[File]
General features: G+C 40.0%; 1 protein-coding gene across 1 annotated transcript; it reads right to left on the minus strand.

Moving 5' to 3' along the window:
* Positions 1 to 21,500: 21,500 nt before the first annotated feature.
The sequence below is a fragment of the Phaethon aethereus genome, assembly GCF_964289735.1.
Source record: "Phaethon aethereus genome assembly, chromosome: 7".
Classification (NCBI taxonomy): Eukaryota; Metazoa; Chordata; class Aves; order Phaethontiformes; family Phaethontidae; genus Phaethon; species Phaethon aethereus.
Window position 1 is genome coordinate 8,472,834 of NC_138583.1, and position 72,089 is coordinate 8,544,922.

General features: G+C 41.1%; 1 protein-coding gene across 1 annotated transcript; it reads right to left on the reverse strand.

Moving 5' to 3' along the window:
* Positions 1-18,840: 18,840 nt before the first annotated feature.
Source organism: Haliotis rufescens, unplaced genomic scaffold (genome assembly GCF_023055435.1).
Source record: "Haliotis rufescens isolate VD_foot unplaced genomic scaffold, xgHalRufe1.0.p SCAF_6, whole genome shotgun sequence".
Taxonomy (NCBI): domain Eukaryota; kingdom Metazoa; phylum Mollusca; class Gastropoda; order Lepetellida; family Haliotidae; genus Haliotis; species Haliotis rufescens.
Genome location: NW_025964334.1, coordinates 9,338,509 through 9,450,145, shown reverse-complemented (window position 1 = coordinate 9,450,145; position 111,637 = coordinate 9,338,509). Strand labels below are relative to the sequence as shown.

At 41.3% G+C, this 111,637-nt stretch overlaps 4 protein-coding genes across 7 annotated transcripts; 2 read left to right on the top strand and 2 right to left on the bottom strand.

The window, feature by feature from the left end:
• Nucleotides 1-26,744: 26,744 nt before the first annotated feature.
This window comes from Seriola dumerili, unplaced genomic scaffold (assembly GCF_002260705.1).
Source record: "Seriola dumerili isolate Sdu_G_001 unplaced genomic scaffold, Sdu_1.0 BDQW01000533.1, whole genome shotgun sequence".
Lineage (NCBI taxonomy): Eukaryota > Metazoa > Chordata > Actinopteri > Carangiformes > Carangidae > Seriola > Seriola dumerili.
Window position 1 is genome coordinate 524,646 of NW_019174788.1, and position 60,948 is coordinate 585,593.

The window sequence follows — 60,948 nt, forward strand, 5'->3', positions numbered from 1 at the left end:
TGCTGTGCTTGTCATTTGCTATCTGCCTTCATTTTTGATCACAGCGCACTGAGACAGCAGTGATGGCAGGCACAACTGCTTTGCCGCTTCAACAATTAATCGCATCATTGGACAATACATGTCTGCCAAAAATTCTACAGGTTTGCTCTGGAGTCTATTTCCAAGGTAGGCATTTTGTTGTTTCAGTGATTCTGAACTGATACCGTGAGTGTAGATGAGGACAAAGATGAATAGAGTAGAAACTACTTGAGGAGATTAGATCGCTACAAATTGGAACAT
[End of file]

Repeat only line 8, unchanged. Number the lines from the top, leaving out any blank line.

General features: G+C 41.1%; 1 protein-coding gene across 1 annotated transcript; it reads right to left on the reverse strand.